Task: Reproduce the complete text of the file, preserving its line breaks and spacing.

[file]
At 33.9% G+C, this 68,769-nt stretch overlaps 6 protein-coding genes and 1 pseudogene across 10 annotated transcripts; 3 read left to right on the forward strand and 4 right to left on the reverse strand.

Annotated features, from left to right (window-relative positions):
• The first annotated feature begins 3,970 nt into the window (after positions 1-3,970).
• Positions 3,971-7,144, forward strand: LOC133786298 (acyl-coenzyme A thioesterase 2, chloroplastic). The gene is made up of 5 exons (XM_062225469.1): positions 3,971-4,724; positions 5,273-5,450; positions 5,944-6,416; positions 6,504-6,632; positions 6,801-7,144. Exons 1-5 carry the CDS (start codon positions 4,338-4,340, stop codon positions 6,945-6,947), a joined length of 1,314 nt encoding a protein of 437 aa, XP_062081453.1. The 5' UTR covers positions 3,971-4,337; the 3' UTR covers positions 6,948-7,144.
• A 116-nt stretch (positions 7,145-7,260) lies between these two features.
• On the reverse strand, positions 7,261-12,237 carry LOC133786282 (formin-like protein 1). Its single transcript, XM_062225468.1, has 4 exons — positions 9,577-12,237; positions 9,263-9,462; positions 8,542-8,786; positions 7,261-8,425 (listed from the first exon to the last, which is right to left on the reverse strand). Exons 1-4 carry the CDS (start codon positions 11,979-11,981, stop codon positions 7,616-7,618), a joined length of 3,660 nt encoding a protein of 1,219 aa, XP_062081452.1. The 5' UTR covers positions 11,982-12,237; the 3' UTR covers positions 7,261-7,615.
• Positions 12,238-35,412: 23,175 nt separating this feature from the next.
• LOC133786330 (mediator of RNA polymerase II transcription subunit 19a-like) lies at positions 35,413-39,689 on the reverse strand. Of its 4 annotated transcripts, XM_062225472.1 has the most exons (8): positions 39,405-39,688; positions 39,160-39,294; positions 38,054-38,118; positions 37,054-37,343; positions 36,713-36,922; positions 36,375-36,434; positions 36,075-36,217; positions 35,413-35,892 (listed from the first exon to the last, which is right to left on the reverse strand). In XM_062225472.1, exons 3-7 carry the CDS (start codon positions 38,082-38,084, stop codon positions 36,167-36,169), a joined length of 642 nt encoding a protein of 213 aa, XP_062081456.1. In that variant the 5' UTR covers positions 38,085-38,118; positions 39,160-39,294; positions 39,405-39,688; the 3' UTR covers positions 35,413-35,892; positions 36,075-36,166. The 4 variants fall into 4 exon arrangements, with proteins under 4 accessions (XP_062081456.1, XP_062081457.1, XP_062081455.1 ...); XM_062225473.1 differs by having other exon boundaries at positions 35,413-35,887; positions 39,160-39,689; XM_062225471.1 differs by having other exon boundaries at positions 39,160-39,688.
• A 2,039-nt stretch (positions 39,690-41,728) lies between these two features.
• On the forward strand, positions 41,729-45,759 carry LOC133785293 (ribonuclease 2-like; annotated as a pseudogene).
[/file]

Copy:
At 33.9% G+C, this 68,769-nt stretch overlaps 6 protein-coding genes and 1 pseudogene across 10 annotated transcripts; 3 read left to right on the forward strand and 4 right to left on the reverse strand.

Annotated features, from left to right (window-relative positions):
• The first annotated feature begins 3,970 nt into the window (after positions 1-3,970).
• Positions 3,971-7,144, forward strand: LOC133786298 (acyl-coenzyme A thioesterase 2, chloroplastic). The gene is made up of 5 exons (XM_062225469.1): positions 3,971-4,724; positions 5,273-5,450; positions 5,944-6,416; positions 6,504-6,632; positions 6,801-7,144. Exons 1-5 carry the CDS (start codon positions 4,338-4,340, stop codon positions 6,945-6,947), a joined length of 1,314 nt encoding a protein of 437 aa, XP_062081453.1. The 5' UTR covers positions 3,971-4,337; the 3' UTR covers positions 6,948-7,144.
• A 116-nt stretch (positions 7,145-7,260) lies between these two features.
• On the reverse strand, positions 7,261-12,237 carry LOC133786282 (formin-like protein 1). Its single transcript, XM_062225468.1, has 4 exons — positions 9,577-12,237; positions 9,263-9,462; positions 8,542-8,786; positions 7,261-8,425 (listed from the first exon to the last, which is right to left on the reverse strand). Exons 1-4 carry the CDS (start codon positions 11,979-11,981, stop codon positions 7,616-7,618), a joined length of 3,660 nt encoding a protein of 1,219 aa, XP_062081452.1. The 5' UTR covers positions 11,982-12,237; the 3' UTR covers positions 7,261-7,615.
• Positions 12,238-35,412: 23,175 nt separating this feature from the next.
• LOC133786330 (mediator of RNA polymerase II transcription subunit 19a-like) lies at positions 35,413-39,689 on the reverse strand. Of its 4 annotated transcripts, XM_062225472.1 has the most exons (8): positions 39,405-39,688; positions 39,160-39,294; positions 38,054-38,118; positions 37,054-37,343; positions 36,713-36,922; positions 36,375-36,434; positions 36,075-36,217; positions 35,413-35,892 (listed from the first exon to the last, which is right to left on the reverse strand). In XM_062225472.1, exons 3-7 carry the CDS (start codon positions 38,082-38,084, stop codon positions 36,167-36,169), a joined length of 642 nt encoding a protein of 213 aa, XP_062081456.1. In that variant the 5' UTR covers positions 38,085-38,118; positions 39,160-39,294; positions 39,405-39,688; the 3' UTR covers positions 35,413-35,892; positions 36,075-36,166. The 4 variants fall into 4 exon arrangements, with proteins under 4 accessions (XP_062081456.1, XP_062081457.1, XP_062081455.1 ...); XM_062225473.1 differs by having other exon boundaries at positions 35,413-35,887; positions 39,160-39,689; XM_062225471.1 differs by having other exon boundaries at positions 39,160-39,688.
• A 2,039-nt stretch (positions 39,690-41,728) lies between these two features.
• On the forward strand, positions 41,729-45,759 carry LOC133785293 (ribonuclease 2-like; annotated as a pseudogene).